"The challenge with our show is to keep our viewing audience engaged over the course of the year as we present 12 different films — but that's why they invented social media, right? When we air a film on Carole King or The Highwaymen or Mike Nichols, we make sure that not only our core audience tunes in but fans and potential fans as well. It's a little like those wine or fruit clubs that send you something new each month, and you get a chance to expand your palate. We hope to get you to expand your cultural palate rather than simply stuffing you with a tasty but heavy-duty 12-course meal. The biggest debate we had in the editing room was over our Mike Nichols film, which was directed by Nichols' longtime comedy partner Elaine May. As executive producer, I wanted to include more hilarious footage of Nichols and May performing as a comedy duo. As director, Elaine wanted to ensure that Mike's other artistic collaborators — Meryl Streep, Dustin Hoffman, Tom Hanks, Paul Simon, etc. — had plenty of time to tell their stories. Ultimately, when Elaine included some rare footage of Nichols and May performing at the 1959 Emmy Awards — in which she presented a special award to Mike, who had been voted 'the most total mediocrity in the industry' — our debate simply ended in hysterical laughter."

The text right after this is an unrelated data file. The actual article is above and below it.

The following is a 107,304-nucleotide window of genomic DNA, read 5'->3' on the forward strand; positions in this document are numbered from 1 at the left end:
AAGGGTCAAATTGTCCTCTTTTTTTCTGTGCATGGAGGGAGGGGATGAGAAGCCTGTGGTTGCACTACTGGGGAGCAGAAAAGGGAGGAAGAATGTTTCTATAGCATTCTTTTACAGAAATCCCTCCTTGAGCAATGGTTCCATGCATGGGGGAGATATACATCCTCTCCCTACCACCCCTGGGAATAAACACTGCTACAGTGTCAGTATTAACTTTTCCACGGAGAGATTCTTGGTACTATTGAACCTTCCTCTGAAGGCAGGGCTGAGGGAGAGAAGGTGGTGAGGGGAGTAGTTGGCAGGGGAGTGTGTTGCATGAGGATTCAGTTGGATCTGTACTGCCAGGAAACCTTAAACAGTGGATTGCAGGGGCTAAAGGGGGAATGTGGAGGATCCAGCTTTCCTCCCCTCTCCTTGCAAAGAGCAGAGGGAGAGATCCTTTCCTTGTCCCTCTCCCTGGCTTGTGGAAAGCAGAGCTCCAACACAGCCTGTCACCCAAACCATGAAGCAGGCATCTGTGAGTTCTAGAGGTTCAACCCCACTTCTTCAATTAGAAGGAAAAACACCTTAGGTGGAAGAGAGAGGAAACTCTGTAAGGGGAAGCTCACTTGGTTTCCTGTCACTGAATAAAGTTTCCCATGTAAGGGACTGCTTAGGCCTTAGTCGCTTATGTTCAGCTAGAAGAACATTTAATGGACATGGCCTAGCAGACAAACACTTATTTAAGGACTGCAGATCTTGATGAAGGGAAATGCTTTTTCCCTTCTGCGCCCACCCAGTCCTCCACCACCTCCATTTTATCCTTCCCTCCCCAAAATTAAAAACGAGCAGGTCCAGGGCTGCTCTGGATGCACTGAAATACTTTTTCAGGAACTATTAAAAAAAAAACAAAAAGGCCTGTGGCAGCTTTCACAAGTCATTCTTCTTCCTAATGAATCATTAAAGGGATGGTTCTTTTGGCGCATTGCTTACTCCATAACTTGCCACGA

This new series exposed the vast netherworld of the web and the characters who frequent it.